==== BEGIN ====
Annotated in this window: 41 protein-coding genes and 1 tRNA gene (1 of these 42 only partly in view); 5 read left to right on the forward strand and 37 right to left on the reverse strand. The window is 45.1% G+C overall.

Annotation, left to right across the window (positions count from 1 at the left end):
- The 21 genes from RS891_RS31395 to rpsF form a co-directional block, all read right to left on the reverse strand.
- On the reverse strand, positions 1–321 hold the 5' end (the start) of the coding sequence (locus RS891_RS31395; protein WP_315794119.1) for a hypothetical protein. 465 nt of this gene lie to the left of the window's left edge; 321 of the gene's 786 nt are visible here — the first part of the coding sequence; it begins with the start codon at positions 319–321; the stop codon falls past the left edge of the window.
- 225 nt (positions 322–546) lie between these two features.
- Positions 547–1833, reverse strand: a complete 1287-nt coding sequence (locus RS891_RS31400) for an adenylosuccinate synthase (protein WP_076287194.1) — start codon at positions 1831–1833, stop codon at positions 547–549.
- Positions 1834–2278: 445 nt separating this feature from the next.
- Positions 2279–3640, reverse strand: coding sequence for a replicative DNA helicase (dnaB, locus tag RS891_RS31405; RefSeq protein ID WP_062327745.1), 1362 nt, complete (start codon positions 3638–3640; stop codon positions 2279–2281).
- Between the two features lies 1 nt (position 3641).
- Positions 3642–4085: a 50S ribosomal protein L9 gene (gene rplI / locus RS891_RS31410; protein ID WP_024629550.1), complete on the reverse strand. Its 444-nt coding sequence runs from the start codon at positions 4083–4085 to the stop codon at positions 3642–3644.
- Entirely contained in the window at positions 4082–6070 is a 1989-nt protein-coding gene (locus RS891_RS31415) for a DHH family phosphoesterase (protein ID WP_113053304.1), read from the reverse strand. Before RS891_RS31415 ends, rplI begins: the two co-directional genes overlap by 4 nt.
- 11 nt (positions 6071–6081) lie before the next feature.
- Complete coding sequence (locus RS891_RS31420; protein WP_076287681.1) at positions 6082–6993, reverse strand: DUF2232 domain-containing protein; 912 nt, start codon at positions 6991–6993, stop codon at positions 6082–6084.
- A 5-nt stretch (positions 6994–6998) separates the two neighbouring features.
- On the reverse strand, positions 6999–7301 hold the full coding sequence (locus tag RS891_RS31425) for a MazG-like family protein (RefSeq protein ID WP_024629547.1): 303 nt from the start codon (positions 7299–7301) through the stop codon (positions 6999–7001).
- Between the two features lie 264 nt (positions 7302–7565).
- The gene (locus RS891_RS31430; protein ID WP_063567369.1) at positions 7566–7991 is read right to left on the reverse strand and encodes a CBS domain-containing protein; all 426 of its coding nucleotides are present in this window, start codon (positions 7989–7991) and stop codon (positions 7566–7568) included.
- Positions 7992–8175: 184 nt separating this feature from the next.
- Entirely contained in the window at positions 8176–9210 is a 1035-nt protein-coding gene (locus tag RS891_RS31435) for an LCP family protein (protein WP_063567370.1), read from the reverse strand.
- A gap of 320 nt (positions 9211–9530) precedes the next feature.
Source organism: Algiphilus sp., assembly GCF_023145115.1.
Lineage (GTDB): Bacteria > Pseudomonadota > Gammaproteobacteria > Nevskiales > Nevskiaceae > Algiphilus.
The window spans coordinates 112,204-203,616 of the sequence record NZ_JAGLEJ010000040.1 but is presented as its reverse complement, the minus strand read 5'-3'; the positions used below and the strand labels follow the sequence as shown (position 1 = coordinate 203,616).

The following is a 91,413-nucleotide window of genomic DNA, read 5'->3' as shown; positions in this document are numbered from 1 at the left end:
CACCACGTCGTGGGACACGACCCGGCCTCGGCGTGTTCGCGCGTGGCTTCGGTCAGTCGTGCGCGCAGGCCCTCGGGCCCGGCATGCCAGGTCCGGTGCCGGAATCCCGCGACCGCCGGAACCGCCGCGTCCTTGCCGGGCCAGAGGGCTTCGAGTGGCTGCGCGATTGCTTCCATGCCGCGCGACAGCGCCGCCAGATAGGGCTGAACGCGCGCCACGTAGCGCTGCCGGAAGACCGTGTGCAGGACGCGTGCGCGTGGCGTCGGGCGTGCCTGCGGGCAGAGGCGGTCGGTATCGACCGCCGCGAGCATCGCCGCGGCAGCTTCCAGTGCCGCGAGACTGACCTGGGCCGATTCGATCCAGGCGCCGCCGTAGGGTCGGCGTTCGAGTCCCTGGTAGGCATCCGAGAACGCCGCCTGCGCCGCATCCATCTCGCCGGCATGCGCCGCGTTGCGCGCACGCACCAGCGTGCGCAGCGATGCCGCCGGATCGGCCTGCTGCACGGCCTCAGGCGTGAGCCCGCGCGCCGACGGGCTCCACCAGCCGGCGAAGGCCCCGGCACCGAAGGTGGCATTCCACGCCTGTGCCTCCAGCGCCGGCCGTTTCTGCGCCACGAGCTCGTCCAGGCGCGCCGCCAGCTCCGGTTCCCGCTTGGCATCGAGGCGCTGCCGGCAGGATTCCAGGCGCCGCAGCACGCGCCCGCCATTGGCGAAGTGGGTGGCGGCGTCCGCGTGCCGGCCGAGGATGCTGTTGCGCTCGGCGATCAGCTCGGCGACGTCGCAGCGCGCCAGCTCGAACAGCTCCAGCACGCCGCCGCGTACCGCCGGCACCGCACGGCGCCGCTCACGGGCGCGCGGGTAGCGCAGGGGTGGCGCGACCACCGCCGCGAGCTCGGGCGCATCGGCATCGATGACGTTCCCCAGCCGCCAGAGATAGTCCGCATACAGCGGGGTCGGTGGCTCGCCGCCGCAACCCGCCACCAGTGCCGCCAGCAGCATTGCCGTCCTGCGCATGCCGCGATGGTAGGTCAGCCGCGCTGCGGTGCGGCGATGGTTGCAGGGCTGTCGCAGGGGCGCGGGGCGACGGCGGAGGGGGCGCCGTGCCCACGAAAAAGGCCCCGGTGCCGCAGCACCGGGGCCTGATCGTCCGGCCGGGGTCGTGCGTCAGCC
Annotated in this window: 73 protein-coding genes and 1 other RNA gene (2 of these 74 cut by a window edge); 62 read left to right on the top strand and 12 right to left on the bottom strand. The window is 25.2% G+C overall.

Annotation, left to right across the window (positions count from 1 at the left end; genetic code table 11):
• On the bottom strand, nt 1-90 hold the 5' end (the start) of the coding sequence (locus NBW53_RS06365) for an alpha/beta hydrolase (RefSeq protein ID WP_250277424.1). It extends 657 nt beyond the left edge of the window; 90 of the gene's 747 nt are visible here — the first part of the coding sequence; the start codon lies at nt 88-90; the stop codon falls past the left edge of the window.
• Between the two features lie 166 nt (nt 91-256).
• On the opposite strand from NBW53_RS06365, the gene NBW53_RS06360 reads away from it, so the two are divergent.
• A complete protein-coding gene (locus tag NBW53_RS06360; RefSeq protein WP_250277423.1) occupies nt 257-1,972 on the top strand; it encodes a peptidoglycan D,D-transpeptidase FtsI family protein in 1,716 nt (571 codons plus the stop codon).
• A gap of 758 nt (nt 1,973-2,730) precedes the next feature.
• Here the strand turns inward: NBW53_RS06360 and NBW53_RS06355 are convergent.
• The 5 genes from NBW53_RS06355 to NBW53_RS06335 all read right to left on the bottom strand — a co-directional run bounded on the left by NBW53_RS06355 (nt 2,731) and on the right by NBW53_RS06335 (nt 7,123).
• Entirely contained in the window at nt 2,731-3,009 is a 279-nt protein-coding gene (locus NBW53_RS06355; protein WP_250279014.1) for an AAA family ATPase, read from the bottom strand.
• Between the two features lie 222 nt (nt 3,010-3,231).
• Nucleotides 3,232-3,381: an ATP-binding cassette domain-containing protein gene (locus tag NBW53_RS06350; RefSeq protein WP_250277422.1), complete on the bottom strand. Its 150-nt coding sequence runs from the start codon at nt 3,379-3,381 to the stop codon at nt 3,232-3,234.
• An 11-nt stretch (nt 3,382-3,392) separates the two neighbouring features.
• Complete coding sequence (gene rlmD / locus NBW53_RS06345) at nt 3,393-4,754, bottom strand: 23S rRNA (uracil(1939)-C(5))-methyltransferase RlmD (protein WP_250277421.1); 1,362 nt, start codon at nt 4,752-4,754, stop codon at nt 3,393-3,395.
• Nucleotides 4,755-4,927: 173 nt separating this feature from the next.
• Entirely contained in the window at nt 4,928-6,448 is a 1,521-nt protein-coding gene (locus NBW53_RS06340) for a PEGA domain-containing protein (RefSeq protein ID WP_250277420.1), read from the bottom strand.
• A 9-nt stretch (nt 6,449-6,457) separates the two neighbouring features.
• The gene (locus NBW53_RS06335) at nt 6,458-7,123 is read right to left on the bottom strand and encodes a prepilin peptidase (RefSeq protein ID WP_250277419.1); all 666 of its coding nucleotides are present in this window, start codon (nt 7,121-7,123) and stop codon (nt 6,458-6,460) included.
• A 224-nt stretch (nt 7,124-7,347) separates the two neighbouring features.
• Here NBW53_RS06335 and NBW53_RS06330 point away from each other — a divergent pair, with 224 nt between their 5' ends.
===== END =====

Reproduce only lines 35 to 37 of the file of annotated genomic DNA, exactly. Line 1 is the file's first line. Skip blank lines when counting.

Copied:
• Entirely contained in the window at nt 2,731-3,009 is a 279-nt protein-coding gene (locus NBW53_RS06355; protein WP_250279014.1) for an AAA family ATPase, read from the bottom strand.
• Between the two features lie 222 nt (nt 3,010-3,231).
• Nucleotides 3,232-3,381: an ATP-binding cassette domain-containing protein gene (locus tag NBW53_RS06350; RefSeq protein WP_250277422.1), complete on the bottom strand. Its 150-nt coding sequence runs from the start codon at nt 3,379-3,381 to the stop codon at nt 3,232-3,234.